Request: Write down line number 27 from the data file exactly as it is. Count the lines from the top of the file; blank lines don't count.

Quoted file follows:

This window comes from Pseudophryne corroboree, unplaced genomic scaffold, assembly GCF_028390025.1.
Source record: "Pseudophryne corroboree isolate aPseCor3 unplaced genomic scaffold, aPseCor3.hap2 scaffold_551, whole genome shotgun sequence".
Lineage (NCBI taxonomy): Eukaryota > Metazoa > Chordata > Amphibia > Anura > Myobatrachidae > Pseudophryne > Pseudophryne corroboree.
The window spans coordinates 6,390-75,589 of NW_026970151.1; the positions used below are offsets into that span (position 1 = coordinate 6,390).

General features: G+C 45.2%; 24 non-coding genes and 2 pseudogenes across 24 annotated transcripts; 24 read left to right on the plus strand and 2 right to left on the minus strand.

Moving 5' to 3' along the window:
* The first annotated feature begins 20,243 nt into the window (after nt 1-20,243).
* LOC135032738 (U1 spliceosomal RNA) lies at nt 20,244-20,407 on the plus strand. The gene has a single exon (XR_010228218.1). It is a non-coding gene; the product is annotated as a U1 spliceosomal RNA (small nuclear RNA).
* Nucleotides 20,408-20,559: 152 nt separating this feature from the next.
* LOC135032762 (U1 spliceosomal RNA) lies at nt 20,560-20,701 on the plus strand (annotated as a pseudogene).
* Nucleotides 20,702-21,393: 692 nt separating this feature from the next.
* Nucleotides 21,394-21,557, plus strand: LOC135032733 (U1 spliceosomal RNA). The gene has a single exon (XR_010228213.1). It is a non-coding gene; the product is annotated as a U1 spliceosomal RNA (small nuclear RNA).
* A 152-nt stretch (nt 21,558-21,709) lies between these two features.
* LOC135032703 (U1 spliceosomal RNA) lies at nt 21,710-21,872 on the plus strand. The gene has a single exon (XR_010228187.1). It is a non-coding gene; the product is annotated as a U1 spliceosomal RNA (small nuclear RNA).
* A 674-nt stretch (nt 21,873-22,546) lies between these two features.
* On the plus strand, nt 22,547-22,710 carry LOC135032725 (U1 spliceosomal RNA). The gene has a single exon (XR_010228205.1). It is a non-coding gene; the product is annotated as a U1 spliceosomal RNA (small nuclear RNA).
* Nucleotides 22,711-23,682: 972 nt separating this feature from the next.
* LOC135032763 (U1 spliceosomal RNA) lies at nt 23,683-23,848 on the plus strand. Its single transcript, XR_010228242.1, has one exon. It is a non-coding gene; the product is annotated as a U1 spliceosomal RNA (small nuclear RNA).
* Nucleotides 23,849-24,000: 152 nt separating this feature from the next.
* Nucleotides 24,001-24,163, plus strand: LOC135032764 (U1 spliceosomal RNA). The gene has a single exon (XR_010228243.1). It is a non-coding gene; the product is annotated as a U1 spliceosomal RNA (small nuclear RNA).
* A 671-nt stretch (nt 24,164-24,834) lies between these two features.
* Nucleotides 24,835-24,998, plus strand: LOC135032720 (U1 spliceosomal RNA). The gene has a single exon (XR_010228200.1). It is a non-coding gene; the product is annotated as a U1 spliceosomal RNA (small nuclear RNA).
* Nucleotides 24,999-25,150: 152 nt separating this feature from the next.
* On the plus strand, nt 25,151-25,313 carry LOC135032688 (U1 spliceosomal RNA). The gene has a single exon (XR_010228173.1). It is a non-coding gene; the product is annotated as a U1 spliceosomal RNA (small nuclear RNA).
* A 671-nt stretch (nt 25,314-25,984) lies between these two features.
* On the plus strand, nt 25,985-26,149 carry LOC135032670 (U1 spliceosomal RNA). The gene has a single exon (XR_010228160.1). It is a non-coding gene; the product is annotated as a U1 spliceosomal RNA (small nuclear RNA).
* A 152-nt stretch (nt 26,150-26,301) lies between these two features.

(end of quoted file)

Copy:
* A 152-nt stretch (nt 26,150-26,301) lies between these two features.